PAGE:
An EU-funded research project has created technology allowing small-scale combined heat and power plants to run on biomass fuels.
The technology is based on a screw-type steam engine â€” displacement rotary engines with a closed working chamber, similar to piston engines â€” and is applicable to the 200-1,000kW power range. Steam generated by a biomass-fired boiler is fed into a screw chamber containing rotors. As the steam heats and expands in size it is forced out through an exhaust outlet, the motion turning the screw-chamber rotors and driving electricity generators.
The project’s German and Austrian engineering companies integrated the engine into a heating plant in Hartberg, Austria and tested it for 5,000 hours. It operated reliably despite steam quality fluctuations, according to an EC report.
Engineers improved the design and performance of the engine’s components during the test phase, cutting the costs of production, operation and maintenance.
They also showed that the closed-cycle produces no CO2 or fluid emissions, opening the possibility for the technology to be used in Kyoto Protocol emissions-trading schemes.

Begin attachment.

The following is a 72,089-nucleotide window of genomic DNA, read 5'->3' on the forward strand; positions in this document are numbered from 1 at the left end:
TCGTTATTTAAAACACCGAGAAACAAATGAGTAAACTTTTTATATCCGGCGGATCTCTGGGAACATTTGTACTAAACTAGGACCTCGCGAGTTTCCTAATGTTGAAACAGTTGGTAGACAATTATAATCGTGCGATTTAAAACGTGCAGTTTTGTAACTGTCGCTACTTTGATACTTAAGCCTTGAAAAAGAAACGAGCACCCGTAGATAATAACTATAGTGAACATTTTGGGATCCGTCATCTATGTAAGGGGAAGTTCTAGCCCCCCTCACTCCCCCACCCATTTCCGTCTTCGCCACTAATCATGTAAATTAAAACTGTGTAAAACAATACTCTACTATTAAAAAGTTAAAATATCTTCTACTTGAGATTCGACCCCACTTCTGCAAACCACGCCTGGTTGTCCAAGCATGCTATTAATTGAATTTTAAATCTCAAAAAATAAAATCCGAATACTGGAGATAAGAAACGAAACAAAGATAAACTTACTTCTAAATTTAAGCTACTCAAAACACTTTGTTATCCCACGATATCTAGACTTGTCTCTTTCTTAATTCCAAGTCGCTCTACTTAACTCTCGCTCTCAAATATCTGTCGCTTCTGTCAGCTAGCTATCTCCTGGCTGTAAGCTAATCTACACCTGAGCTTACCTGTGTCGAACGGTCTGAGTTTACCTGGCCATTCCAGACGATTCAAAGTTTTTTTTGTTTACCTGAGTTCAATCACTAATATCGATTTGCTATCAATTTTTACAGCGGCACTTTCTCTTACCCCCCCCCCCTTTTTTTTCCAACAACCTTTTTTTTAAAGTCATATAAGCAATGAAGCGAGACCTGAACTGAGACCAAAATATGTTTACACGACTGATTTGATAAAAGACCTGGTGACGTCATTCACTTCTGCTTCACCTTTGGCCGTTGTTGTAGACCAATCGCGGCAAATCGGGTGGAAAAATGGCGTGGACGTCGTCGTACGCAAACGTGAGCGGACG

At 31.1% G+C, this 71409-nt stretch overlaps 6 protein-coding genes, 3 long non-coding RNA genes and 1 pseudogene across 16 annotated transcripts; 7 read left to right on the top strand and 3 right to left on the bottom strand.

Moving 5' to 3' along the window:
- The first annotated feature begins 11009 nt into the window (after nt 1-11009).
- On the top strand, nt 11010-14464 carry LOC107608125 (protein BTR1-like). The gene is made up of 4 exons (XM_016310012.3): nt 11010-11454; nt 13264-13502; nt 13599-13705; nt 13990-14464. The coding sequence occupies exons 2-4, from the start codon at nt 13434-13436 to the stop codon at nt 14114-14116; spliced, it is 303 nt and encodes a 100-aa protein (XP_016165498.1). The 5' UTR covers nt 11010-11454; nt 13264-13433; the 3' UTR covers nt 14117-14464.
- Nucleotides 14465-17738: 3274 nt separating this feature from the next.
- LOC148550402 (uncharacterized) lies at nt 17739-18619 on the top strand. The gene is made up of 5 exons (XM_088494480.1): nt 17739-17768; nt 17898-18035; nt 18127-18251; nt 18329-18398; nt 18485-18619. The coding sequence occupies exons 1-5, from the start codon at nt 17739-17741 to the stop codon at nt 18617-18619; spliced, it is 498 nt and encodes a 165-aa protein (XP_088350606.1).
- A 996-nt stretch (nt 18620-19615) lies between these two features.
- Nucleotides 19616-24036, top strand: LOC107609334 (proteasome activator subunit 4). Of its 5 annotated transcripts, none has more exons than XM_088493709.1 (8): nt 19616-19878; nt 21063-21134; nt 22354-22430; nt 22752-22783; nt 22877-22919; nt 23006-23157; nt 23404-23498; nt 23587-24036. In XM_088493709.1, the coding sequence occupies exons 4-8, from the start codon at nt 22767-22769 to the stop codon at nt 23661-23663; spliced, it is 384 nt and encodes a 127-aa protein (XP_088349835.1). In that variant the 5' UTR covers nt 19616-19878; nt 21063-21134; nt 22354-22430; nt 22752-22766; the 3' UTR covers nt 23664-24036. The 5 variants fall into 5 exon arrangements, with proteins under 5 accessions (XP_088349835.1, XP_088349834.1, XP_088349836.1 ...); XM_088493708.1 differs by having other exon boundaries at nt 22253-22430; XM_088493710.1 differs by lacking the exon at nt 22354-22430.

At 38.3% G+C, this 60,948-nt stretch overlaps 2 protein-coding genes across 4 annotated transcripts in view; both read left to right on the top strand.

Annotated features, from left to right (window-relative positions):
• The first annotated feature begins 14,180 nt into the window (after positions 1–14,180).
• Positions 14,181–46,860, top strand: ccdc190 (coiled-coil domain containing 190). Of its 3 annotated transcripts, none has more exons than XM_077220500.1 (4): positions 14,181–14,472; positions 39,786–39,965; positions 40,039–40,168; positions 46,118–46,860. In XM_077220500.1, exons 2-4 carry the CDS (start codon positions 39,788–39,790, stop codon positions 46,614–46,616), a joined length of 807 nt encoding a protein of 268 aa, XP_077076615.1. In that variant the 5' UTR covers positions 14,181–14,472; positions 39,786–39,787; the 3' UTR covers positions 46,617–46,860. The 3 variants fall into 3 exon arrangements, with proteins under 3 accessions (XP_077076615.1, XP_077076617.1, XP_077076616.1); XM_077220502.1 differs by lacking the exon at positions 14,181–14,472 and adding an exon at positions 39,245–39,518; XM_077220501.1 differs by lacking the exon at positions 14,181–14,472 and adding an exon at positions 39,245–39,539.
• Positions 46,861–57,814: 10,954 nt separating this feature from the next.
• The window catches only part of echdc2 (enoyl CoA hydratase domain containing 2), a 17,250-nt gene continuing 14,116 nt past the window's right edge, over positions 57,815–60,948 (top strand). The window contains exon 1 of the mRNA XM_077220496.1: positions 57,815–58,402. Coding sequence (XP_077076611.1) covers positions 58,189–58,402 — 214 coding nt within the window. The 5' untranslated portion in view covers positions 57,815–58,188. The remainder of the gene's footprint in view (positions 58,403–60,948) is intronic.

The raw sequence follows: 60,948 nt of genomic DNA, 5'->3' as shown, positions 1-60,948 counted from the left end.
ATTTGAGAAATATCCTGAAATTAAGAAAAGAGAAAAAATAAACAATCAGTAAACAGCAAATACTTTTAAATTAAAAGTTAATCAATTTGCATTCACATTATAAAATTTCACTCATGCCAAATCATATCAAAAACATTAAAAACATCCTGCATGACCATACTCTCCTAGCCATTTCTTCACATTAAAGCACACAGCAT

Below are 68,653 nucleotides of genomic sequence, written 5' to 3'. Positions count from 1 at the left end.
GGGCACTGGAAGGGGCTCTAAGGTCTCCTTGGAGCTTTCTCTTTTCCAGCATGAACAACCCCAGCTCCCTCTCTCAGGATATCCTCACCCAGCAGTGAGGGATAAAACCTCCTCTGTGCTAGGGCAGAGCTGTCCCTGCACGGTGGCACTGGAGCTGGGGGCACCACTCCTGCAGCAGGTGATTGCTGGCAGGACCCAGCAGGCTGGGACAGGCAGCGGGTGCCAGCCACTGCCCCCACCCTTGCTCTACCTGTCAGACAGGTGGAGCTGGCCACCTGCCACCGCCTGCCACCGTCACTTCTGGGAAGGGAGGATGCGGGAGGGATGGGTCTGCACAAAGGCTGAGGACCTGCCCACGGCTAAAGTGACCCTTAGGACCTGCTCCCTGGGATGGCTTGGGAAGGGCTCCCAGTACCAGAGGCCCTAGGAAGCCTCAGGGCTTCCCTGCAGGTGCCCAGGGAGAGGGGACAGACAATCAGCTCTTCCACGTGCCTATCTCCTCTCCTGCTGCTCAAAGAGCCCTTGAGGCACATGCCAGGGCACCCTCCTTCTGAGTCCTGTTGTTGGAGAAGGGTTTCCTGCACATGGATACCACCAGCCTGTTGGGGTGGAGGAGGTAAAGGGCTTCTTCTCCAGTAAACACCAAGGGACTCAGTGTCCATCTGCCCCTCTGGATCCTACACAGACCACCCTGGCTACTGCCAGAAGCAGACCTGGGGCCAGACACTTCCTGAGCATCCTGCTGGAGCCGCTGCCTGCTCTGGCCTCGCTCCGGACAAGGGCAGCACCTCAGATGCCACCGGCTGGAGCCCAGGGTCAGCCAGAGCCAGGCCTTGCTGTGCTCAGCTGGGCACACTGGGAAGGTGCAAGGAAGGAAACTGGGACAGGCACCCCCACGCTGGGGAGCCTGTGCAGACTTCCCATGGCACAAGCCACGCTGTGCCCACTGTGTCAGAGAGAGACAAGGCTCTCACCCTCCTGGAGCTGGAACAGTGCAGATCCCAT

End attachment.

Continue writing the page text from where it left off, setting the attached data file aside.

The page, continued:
The Commission shared the project’s e2.6m (£1.8m) cost with national EU funding agencies and finance house Kommunal Kredit Austria. The engineering firms involved were Austria’s FWG, Bios Bioenergiesysteme, and Kohlbach, and Germany’s IDEA and MAN Turbomaschinen.
They concluded that the plant could yield a biomass fuel price of e0.015/kWh, with a payback time of 13 years, taking an annual interest rate of six per cent for capital costs into account.
The project partners are to continue working to develop screw-type steam engines suitable for higher steam inlet temperatures â€” up to 300 degrees C â€” to boost the model’s electrical efficiency, and tighten rotor clearance to reduce steam losses.